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The Upside of Coronavirus

The Upside of Coronavirus

In a strange turn of fate, I have discovered the upside of coronavirus. First of all, my tour business, Santa Fe Footprints, has been destroyed. At least for now. All bookings from March 14th through the end of April have been cancelled. One hardy group with a booking for May 1st is still hanging on. Hang in there guys!!! The dark night will pass! Morning will come! Easter may bring resurrection in more ways that one!

Start of the Upside

You may be saying; Bob I’m not quite seeing the upside. Once I accepted the situation I found I was sleeping like a rock. My mind had been full of tour issues. How to schedule the bus. New bookings for the historic walking tour. Arrange transportation for the shopping tour. What shops will the ladies enjoy most? Which trail is best for a group of hikers?  Now all of those issues are gone. At least for now and hopefully not for long.

Now I must admit I am luckier than many. I will survive without the income from Santa Fe Footprints but it did provide a very nice supplement.

The Upside

Now for the real upside. Being unable to just stay inside I have begun taking long walks. I have hiked and walked the city before but the coronavirus has given me time to discover much more of the city. It appears many others have been unable to stay inside and have taken to the trails. I pass many others, at a safe distance of course, on these trails.

The River Walk

One of the most enjoyable city trails that I have discovered is the El Comino Real Walking Trail. This is a paved trail along the Santa Fe River. The pavement is wide enough for good social distancing. Bikers are generally courteous and let you know they coming. I enjoy watching the big machines working in the river bed setting up dikes and falls to repair the damage from the thousand-year flood of a few years back.

Murals

I found the most enjoyable and surprising part of the trail was heading east from Ricardo Rd. Murals have been painted on the walls along the trail. They were painted by a youth group and they are incredible. I discovered John F Ray Griego Park with its moving Vietnam Veterans Memorial. A little further down the trail is Bicentennial Alto Park. A lovely place I plan to visit more even after the coronavirus is just a memory.

The winding road muralRolling down the highway.Hope for the future during coronavirusTeepee, painting or real?Tecolote looking for coronavirusThe river runs through it.Building a zuni bowl

The coronavirus panic has caused much pain and loss but it has force me and I hope others to reconnect with the little pleasures of life. Remember, morning will come.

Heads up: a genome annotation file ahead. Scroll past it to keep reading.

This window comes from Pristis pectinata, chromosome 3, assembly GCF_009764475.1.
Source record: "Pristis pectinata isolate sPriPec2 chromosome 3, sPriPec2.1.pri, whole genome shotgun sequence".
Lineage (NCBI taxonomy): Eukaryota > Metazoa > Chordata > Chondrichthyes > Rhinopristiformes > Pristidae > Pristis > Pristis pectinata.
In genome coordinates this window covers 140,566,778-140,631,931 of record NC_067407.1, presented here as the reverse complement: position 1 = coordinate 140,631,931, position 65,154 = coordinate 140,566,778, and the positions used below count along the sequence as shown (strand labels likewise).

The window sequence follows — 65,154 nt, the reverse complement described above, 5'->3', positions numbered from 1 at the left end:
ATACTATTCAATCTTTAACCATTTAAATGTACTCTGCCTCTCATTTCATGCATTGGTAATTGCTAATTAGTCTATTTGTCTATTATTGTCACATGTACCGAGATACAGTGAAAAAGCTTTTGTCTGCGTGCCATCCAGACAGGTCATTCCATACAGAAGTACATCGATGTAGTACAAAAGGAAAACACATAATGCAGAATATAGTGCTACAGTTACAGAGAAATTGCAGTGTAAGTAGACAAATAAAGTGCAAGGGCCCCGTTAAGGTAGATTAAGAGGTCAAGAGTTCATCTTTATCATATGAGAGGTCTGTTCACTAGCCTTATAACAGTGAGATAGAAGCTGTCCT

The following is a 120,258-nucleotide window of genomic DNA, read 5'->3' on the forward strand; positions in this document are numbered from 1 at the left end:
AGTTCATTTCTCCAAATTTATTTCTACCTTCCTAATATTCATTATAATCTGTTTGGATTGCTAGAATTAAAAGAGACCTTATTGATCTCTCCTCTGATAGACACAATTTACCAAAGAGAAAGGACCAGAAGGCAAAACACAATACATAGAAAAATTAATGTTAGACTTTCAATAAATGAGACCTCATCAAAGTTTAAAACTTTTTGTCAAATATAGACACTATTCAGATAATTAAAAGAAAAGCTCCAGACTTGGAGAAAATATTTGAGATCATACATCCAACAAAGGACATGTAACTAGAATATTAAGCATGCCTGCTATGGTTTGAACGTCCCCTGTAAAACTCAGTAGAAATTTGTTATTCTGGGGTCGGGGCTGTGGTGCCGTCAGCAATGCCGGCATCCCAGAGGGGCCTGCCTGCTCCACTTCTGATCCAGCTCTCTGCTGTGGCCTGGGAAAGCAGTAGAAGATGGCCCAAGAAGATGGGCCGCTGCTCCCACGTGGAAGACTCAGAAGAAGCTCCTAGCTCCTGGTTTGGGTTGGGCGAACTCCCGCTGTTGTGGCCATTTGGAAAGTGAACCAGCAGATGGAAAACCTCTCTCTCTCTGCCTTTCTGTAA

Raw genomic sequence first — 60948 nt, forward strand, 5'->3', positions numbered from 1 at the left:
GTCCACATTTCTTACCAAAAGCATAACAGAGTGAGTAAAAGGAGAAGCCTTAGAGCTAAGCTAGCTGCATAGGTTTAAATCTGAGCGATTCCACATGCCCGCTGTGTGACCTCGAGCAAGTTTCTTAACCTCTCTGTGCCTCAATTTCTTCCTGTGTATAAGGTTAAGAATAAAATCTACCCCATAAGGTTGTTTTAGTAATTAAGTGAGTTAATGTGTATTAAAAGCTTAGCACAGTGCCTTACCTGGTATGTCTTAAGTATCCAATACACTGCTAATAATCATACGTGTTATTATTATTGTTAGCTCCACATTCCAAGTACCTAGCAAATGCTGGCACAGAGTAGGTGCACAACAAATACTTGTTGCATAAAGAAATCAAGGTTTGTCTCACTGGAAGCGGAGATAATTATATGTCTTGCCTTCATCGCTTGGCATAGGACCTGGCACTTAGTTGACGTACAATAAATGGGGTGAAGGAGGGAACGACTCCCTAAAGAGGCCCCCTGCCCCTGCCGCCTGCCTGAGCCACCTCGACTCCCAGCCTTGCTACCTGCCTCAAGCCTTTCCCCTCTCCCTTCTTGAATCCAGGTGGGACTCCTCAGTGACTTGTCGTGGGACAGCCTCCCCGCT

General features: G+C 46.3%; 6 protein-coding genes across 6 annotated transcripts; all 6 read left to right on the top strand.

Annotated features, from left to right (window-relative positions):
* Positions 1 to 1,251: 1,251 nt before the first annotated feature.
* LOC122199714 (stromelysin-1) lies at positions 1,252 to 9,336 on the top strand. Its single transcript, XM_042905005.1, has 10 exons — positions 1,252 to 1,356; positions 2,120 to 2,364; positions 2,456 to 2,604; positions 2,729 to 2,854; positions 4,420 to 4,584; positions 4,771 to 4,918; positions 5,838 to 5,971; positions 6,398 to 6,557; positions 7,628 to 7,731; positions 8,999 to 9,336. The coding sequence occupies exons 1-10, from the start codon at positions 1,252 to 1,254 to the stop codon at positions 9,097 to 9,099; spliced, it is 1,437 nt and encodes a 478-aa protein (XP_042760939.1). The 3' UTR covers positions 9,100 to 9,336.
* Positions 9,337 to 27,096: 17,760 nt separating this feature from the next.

Road Trip to Durango and Purgatory

Road Trip to Durango and Purgatory

Road Trip.

Calling all ski bums! The road trip from Santa Fe to Durango and Purgatory is a must. Do not take route 550. This is the route everyone from Albuquerque takes and it will get you there a bit faster. But the journey is a big part of a road trip and the 550 route does not offer much. So you may ask, what path should I take? Head north on 285, through Espanola, Abiquiu and Chama. Up over the continental divide and into Pagosa Springs. The road, the views and the mighty rockies make for an incredible journey. Head on over to Durango and you have arrived in a unique little western town.

Durango.

On arriving in Durango you must stop at the historic Strater hotel and have lunch in the Diamond Bell. The waitress are dressed in period tight little corsets, fishnet stockings with a feather in their hair. Oh, and the food’s good too.

The Diamond BellThe Powder HousePurgatory BasePronghorn Antelope
Purgatory.

The drive to Purgatory ski area will continue the impressiveness of the road trip. Massive mountains rise up on both sides of the road. The Sangre De Christos around Santa Fe seem puny in comparison.

Now for the skiing.

Purgatory is a big ski area and I will be honest, I was a bit intimidated. I have skied many big areas but not for several years. This was my first road trip to Purgatory and I was totally unfamiliar with the mountain. But I gave it a go. The snow was hard packed which is not my favorite but you take what the mountain gives you. The sun came out, I was on the mountain and life was good.

Brew Pubs.

Two hours of skiing and it was time to call it a day and find a good Durango brew pub. The Steamworks proved to be the perfect place. Good food and good beer. Just a short walk from the Stater down charming Main Street so no bothering with parking and driving back after sampling a variety of their excellent brews.